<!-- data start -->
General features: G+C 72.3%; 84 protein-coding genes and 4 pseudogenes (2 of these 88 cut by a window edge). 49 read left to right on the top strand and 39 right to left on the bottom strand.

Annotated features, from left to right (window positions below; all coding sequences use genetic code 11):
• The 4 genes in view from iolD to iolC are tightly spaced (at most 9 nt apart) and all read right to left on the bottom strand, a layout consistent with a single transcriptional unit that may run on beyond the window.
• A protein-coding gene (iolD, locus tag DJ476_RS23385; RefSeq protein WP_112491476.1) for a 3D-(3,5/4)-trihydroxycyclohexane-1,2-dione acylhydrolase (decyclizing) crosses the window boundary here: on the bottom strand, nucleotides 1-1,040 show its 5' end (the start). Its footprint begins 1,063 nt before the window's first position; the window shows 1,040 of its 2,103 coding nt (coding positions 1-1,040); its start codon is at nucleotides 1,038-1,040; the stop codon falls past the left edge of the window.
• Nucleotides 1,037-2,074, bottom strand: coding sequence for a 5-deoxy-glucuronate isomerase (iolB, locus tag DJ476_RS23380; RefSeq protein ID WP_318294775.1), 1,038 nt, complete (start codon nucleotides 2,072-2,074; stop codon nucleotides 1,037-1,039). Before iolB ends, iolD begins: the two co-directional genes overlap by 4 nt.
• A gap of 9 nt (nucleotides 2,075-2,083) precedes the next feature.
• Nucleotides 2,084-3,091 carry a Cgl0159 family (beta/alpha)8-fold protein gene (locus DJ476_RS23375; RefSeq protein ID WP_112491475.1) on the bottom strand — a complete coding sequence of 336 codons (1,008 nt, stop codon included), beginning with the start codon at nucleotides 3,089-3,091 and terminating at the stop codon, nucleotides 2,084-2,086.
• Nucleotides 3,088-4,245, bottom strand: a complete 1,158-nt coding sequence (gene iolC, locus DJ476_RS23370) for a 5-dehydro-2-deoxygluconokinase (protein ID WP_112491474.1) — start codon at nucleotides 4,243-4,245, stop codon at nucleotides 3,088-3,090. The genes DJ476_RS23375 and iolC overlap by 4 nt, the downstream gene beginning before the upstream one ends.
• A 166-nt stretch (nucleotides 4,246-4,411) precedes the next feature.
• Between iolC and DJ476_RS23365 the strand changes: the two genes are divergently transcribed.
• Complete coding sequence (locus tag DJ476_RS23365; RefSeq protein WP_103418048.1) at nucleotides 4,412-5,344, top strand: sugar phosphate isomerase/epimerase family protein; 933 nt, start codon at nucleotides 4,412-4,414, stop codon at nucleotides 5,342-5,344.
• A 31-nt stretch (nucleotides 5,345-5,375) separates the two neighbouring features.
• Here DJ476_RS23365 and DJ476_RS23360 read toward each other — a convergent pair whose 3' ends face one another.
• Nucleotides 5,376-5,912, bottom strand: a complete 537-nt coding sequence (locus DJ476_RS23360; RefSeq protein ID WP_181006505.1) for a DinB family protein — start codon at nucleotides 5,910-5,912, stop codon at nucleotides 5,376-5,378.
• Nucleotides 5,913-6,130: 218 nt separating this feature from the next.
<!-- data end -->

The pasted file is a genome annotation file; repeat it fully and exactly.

General features: G+C 72.3%; 84 protein-coding genes and 4 pseudogenes (2 of these 88 cut by a window edge). 49 read left to right on the top strand and 39 right to left on the bottom strand.

Annotated features, from left to right (window positions below; all coding sequences use genetic code 11):
• The 4 genes in view from iolD to iolC are tightly spaced (at most 9 nt apart) and all read right to left on the bottom strand, a layout consistent with a single transcriptional unit that may run on beyond the window.
• A protein-coding gene (iolD, locus tag DJ476_RS23385; RefSeq protein WP_112491476.1) for a 3D-(3,5/4)-trihydroxycyclohexane-1,2-dione acylhydrolase (decyclizing) crosses the window boundary here: on the bottom strand, nucleotides 1-1,040 show its 5' end (the start). Its footprint begins 1,063 nt before the window's first position; the window shows 1,040 of its 2,103 coding nt (coding positions 1-1,040); its start codon is at nucleotides 1,038-1,040; the stop codon falls past the left edge of the window.
• Nucleotides 1,037-2,074, bottom strand: coding sequence for a 5-deoxy-glucuronate isomerase (iolB, locus tag DJ476_RS23380; RefSeq protein ID WP_318294775.1), 1,038 nt, complete (start codon nucleotides 2,072-2,074; stop codon nucleotides 1,037-1,039). Before iolB ends, iolD begins: the two co-directional genes overlap by 4 nt.
• A gap of 9 nt (nucleotides 2,075-2,083) precedes the next feature.
• Nucleotides 2,084-3,091 carry a Cgl0159 family (beta/alpha)8-fold protein gene (locus DJ476_RS23375; RefSeq protein ID WP_112491475.1) on the bottom strand — a complete coding sequence of 336 codons (1,008 nt, stop codon included), beginning with the start codon at nucleotides 3,089-3,091 and terminating at the stop codon, nucleotides 2,084-2,086.
• Nucleotides 3,088-4,245, bottom strand: a complete 1,158-nt coding sequence (gene iolC, locus DJ476_RS23370) for a 5-dehydro-2-deoxygluconokinase (protein ID WP_112491474.1) — start codon at nucleotides 4,243-4,245, stop codon at nucleotides 3,088-3,090. The genes DJ476_RS23375 and iolC overlap by 4 nt, the downstream gene beginning before the upstream one ends.
• A 166-nt stretch (nucleotides 4,246-4,411) precedes the next feature.
• Between iolC and DJ476_RS23365 the strand changes: the two genes are divergently transcribed.
• Complete coding sequence (locus tag DJ476_RS23365; RefSeq protein WP_103418048.1) at nucleotides 4,412-5,344, top strand: sugar phosphate isomerase/epimerase family protein; 933 nt, start codon at nucleotides 4,412-4,414, stop codon at nucleotides 5,342-5,344.
• A 31-nt stretch (nucleotides 5,345-5,375) separates the two neighbouring features.
• Here DJ476_RS23365 and DJ476_RS23360 read toward each other — a convergent pair whose 3' ends face one another.
• Nucleotides 5,376-5,912, bottom strand: a complete 537-nt coding sequence (locus DJ476_RS23360; RefSeq protein ID WP_181006505.1) for a DinB family protein — start codon at nucleotides 5,910-5,912, stop codon at nucleotides 5,376-5,378.
• Nucleotides 5,913-6,130: 218 nt separating this feature from the next.